Dwight Eisenhower gave us great food for thought when he defined leadership as “the art of getting someone else to do something you want done because he wants to do it.” Still, the recipe for effective leadership is one of the most elusive questions in the worlds of relationships and organizational behavior. I recently read a new book that sheds some helpful light on the subject.
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People who generate truly breakthrough ideas look at their world like aliens—outsiders who are unburdened by the assumptions, biases, and conventional thinking that constrain imagination. Three innovative professors provide five strategies to help people adjust their lenses to see as an alien would.
There is an old song and phrase, "He's not heavy; he's my brother." As warm and inspiring as those six words are, many have found that, in the entrepreneurial world, carrying brothers can be very heavy indeed. So can carrying parents, sisters, children, and even spouses when family members try to mix business with family.
Trying to keep up with change can feel like getting trapped on a runaway treadmill. Managing it can be even harder. This reality poses special challenges for people in the workplace. Think about it. Many of the top jobs on LinkedIn didn’t even exist just a few years ago. So, how do we prepare?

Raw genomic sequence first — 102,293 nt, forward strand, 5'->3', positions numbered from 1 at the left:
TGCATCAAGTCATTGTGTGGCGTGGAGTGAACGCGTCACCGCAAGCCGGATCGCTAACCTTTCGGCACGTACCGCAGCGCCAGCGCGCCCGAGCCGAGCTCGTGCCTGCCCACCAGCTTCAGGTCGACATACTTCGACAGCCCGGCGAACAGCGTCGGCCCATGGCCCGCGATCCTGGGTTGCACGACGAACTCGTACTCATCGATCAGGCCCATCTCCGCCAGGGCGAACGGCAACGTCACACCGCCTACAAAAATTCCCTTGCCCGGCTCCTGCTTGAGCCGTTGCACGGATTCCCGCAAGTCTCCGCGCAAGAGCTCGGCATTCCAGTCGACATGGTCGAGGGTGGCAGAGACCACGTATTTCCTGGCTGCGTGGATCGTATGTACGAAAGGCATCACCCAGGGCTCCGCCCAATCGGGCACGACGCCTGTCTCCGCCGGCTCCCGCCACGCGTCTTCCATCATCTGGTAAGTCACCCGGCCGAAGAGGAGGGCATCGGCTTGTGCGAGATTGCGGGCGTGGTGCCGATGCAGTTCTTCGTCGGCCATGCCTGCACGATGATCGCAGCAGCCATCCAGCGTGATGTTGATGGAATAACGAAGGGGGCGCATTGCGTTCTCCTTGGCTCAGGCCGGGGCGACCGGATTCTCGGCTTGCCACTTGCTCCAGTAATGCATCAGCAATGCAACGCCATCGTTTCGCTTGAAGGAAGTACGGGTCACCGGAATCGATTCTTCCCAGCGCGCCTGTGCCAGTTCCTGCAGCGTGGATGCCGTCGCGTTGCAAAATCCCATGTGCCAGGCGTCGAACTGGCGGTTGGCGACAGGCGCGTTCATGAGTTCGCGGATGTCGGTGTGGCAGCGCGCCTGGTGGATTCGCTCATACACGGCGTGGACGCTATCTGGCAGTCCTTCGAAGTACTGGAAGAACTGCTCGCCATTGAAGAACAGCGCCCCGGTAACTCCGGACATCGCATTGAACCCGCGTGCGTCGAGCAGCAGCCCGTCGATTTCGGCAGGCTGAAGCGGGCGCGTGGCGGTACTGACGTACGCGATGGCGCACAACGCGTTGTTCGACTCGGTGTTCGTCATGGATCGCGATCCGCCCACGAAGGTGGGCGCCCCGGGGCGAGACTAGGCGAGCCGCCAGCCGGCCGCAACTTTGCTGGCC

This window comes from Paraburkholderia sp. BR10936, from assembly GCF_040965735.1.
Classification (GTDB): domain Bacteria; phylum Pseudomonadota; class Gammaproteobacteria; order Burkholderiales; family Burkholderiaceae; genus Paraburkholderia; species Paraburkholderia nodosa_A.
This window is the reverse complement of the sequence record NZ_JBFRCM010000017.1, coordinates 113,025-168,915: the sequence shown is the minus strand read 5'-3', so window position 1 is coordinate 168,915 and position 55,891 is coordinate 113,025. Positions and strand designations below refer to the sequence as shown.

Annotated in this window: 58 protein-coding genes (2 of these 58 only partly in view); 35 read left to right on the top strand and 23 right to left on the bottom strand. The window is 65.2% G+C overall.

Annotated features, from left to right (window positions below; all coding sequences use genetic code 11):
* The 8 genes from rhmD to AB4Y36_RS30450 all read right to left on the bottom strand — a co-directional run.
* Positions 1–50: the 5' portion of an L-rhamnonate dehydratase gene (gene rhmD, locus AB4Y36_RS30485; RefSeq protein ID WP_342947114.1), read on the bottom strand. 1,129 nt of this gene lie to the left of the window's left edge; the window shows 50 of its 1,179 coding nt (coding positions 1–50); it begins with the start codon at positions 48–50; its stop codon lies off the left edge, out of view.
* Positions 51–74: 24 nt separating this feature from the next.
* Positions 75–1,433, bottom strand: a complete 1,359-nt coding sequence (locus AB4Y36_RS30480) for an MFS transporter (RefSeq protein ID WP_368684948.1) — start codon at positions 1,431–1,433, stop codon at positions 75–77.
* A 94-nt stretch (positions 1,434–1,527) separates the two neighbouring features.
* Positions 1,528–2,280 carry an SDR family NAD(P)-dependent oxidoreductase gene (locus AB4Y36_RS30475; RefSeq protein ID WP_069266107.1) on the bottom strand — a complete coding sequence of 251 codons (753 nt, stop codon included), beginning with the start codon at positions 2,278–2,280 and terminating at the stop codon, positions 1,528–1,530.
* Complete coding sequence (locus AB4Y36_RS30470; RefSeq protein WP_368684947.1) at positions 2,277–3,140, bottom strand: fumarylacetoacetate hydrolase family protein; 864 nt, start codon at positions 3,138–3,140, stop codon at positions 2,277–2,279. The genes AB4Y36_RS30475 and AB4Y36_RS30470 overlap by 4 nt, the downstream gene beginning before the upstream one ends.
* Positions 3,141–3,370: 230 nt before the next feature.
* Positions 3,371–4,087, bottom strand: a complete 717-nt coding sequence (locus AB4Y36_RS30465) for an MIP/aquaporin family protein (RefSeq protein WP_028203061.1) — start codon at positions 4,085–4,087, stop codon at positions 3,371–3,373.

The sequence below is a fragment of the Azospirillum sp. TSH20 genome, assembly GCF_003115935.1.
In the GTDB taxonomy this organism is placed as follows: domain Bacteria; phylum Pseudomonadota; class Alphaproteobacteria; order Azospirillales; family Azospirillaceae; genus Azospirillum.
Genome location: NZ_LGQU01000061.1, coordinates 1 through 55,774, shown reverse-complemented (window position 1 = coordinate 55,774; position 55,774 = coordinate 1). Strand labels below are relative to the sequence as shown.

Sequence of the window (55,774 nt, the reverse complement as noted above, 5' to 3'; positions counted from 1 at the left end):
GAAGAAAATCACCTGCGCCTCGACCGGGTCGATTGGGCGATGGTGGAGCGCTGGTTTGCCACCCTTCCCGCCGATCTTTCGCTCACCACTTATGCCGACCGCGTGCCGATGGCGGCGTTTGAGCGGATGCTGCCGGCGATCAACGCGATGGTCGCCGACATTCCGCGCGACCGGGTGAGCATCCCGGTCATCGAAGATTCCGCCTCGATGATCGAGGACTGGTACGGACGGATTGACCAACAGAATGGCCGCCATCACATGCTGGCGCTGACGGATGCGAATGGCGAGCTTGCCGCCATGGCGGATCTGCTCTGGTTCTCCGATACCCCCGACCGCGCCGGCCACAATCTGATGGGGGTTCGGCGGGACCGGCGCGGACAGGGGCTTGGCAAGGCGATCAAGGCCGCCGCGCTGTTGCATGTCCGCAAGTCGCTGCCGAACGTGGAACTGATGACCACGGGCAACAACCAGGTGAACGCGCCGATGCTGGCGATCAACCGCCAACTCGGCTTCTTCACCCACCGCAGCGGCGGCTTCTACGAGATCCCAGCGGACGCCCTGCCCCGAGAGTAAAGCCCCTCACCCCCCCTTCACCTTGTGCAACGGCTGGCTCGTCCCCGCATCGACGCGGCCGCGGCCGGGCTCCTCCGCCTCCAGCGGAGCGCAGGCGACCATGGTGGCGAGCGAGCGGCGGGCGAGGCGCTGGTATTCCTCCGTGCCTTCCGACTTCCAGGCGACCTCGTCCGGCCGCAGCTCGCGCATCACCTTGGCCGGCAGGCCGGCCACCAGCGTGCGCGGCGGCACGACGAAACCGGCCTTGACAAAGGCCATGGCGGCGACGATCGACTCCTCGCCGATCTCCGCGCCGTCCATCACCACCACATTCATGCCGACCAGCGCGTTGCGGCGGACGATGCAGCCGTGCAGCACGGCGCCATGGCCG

Regardless of their stations in life, people around the globe are sharing in the adversity of this pandemic. Some have certainly had a tougher time than others. But nobody has managed to avoid the impact. But there’s a silver lining. Challenging times can help people discover things within themselves that they didn’t know existed.
The pandemic is a worldwide calamity with stubborn staying power. But there’s good news. Human beings are a resilient species. Our history is full of people who overcame seemingly insurmountable odds to accomplish great things. And the current challenge—one that’s felt by billions around the globe—is bringing out the best in many people.
If you’re like millions of other people riding the pandemic roller coaster, you’re re-thinking your world of work. You’re likely using technology in ways you didn’t imagine a year ago. So you’re examining your work life in ways you never before found necessary. You have a zillion questions about the future and your place in it. Jonas Altman can help.